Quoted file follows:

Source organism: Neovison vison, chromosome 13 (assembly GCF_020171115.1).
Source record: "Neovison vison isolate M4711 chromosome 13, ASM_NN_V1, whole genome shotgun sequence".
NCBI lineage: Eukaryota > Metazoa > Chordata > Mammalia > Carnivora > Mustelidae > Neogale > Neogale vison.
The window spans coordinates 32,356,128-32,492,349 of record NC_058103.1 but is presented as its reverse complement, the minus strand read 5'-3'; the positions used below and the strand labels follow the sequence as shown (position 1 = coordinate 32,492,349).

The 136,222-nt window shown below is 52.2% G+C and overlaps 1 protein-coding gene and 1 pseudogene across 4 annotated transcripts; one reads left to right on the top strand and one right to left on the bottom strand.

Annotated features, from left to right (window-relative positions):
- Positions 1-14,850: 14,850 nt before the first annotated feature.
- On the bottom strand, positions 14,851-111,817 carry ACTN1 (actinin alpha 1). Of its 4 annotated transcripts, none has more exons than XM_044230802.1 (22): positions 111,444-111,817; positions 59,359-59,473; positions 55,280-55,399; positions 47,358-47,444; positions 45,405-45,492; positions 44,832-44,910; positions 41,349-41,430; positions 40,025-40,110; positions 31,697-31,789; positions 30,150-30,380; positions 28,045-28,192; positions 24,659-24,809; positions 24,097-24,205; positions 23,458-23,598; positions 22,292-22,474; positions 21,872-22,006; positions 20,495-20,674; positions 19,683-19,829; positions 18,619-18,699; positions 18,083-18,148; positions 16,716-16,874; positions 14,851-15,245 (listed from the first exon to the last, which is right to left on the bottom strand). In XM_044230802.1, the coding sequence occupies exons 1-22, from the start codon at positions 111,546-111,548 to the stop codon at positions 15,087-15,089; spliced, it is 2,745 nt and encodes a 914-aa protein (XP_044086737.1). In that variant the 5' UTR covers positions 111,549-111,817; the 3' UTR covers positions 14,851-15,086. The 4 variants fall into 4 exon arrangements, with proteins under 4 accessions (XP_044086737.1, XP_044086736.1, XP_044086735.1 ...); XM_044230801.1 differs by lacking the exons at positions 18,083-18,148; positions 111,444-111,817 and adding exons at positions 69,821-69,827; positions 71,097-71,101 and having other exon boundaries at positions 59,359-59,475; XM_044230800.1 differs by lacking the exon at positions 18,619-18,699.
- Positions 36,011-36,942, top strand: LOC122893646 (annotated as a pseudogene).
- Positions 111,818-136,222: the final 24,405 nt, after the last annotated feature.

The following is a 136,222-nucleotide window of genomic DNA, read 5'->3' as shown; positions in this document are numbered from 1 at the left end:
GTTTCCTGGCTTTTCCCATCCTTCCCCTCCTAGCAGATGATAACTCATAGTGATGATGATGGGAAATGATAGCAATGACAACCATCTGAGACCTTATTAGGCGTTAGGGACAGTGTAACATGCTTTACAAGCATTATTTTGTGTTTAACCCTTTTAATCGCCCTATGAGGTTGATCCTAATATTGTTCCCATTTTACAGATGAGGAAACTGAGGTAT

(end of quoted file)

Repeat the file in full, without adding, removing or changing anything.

Source organism: Neovison vison, chromosome 13 (assembly GCF_020171115.1).
Source record: "Neovison vison isolate M4711 chromosome 13, ASM_NN_V1, whole genome shotgun sequence".
NCBI lineage: Eukaryota > Metazoa > Chordata > Mammalia > Carnivora > Mustelidae > Neogale > Neogale vison.
The window spans coordinates 32,356,128-32,492,349 of record NC_058103.1 but is presented as its reverse complement, the minus strand read 5'-3'; the positions used below and the strand labels follow the sequence as shown (position 1 = coordinate 32,492,349).

The 136,222-nt window shown below is 52.2% G+C and overlaps 1 protein-coding gene and 1 pseudogene across 4 annotated transcripts; one reads left to right on the top strand and one right to left on the bottom strand.

Annotated features, from left to right (window-relative positions):
- Positions 1-14,850: 14,850 nt before the first annotated feature.
- On the bottom strand, positions 14,851-111,817 carry ACTN1 (actinin alpha 1). Of its 4 annotated transcripts, none has more exons than XM_044230802.1 (22): positions 111,444-111,817; positions 59,359-59,473; positions 55,280-55,399; positions 47,358-47,444; positions 45,405-45,492; positions 44,832-44,910; positions 41,349-41,430; positions 40,025-40,110; positions 31,697-31,789; positions 30,150-30,380; positions 28,045-28,192; positions 24,659-24,809; positions 24,097-24,205; positions 23,458-23,598; positions 22,292-22,474; positions 21,872-22,006; positions 20,495-20,674; positions 19,683-19,829; positions 18,619-18,699; positions 18,083-18,148; positions 16,716-16,874; positions 14,851-15,245 (listed from the first exon to the last, which is right to left on the bottom strand). In XM_044230802.1, the coding sequence occupies exons 1-22, from the start codon at positions 111,546-111,548 to the stop codon at positions 15,087-15,089; spliced, it is 2,745 nt and encodes a 914-aa protein (XP_044086737.1). In that variant the 5' UTR covers positions 111,549-111,817; the 3' UTR covers positions 14,851-15,086. The 4 variants fall into 4 exon arrangements, with proteins under 4 accessions (XP_044086737.1, XP_044086736.1, XP_044086735.1 ...); XM_044230801.1 differs by lacking the exons at positions 18,083-18,148; positions 111,444-111,817 and adding exons at positions 69,821-69,827; positions 71,097-71,101 and having other exon boundaries at positions 59,359-59,475; XM_044230800.1 differs by lacking the exon at positions 18,619-18,699.
- Positions 36,011-36,942, top strand: LOC122893646 (annotated as a pseudogene).
- Positions 111,818-136,222: the final 24,405 nt, after the last annotated feature.

The following is a 136,222-nucleotide window of genomic DNA, read 5'->3' as shown; positions in this document are numbered from 1 at the left end:
GTTTCCTGGCTTTTCCCATCCTTCCCCTCCTAGCAGATGATAACTCATAGTGATGATGATGGGAAATGATAGCAATGACAACCATCTGAGACCTTATTAGGCGTTAGGGACAGTGTAACATGCTTTACAAGCATTATTTTGTGTTTAACCCTTTTAATCGCCCTATGAGGTTGATCCTAATATTGTTCCCATTTTACAGATGAGGAAACTGAGGTAT